Moreover, women can often be divorced by their husbands immediately and without explanation, a practice known as “repudiation.” Only in 2004 did Algeria abolish repudiation as a form of divorce. Morocco, which previously made it easier for men to divorce their wives, granted men and women equal rights to file for divorce in 2004.
In Egypt, a law passed in 2005 granted women the right to a no-contest divorce. However, a woman who exercises that right may lose her dowry, alimony and other gifts given by the man’s family, a serious deterrent for women with few economic options.
Some governments, in response to the advocacy efforts of women’s organizations, have made institutional changes to ensure better access to justice. Egypt introduced a new system of administering child support and alimony and has brought divorce and inheritance issues under one judicial authority. Victims of discrimination can also send confidential complaints to a new gender ombudsman’s office, which has received 7,000 complaints since 2005.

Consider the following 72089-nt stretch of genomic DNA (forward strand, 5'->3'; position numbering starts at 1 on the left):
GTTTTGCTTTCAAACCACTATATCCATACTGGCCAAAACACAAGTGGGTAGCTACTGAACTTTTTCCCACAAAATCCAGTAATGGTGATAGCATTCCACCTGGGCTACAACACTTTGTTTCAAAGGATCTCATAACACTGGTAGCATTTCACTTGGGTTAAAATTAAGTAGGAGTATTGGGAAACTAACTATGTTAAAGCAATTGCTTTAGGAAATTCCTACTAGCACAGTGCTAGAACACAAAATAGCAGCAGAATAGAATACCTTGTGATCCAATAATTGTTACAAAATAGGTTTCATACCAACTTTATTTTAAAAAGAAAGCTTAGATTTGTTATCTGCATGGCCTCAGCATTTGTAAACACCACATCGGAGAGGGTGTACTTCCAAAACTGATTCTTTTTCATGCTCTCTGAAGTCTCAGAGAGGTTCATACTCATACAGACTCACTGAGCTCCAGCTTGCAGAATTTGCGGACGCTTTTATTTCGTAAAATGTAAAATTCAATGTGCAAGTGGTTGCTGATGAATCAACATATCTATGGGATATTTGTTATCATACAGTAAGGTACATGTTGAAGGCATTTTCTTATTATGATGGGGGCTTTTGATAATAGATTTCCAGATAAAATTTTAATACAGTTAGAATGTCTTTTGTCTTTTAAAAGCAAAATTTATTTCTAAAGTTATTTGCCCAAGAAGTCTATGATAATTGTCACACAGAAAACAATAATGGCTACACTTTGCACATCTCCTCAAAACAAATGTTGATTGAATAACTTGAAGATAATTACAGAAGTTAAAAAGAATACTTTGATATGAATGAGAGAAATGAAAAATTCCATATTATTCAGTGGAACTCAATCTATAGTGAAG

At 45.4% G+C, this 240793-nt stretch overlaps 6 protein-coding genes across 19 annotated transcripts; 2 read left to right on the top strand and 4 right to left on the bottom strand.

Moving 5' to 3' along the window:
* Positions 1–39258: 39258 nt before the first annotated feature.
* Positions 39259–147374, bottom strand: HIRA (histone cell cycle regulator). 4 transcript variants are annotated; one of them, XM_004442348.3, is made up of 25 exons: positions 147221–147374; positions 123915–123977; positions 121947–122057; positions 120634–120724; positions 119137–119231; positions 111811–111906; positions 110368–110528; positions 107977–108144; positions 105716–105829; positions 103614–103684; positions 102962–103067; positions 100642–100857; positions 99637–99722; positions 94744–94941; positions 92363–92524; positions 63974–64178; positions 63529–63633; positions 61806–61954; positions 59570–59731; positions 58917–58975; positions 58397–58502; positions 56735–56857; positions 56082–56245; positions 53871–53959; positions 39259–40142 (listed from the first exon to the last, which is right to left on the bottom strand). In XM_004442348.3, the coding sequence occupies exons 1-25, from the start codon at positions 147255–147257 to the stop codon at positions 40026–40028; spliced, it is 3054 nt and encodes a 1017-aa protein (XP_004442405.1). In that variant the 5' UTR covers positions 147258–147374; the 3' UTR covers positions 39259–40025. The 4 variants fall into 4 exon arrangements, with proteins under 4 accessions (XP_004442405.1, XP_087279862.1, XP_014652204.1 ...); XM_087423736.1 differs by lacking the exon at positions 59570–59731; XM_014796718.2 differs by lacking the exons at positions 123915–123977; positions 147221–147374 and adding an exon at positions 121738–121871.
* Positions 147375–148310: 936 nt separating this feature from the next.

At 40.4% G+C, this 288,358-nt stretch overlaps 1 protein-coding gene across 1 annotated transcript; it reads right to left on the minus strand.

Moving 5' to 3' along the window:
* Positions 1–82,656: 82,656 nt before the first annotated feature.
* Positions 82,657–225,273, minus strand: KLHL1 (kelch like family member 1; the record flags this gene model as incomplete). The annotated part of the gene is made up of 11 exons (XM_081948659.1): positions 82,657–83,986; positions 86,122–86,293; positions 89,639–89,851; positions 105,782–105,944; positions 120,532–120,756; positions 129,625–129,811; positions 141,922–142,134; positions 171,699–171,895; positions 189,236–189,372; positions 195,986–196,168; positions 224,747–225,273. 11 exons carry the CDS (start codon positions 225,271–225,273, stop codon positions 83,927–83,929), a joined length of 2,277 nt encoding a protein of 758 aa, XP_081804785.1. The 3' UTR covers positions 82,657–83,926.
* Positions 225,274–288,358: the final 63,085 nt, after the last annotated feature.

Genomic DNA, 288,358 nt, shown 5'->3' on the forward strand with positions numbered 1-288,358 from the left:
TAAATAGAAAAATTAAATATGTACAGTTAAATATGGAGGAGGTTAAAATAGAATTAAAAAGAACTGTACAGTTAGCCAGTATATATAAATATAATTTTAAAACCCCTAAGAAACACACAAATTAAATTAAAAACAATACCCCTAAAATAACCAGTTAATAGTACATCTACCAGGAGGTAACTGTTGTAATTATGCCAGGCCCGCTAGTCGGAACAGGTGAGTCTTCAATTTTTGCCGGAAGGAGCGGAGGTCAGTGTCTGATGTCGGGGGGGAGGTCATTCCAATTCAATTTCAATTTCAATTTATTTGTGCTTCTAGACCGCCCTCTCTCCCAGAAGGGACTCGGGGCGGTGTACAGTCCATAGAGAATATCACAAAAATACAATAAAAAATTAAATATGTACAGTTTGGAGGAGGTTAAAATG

Rebecca Chiao of the Egyptian Centre for Women’s Rights told Africa Renewal that since the changes were implemented in Egypt, her group has held an average of 6,000 consultations annually with women seeking legal assistance in understanding and using the new regulations.
Reform of inheritance practices has been minimal. According to shari’a law, women are entitled to inherit a share that is half that of their brothers. But in Egypt and Libya, reports the Freedom House study, women’s access to inheritance, housing and property is often determined by their educational level, family support systems, economic status and access to legal information and mechanisms. As a result some women, especially in rural areas, do not even get their half share. Moreover, non-Muslim women married to Muslims cannot inherit matrimonial property.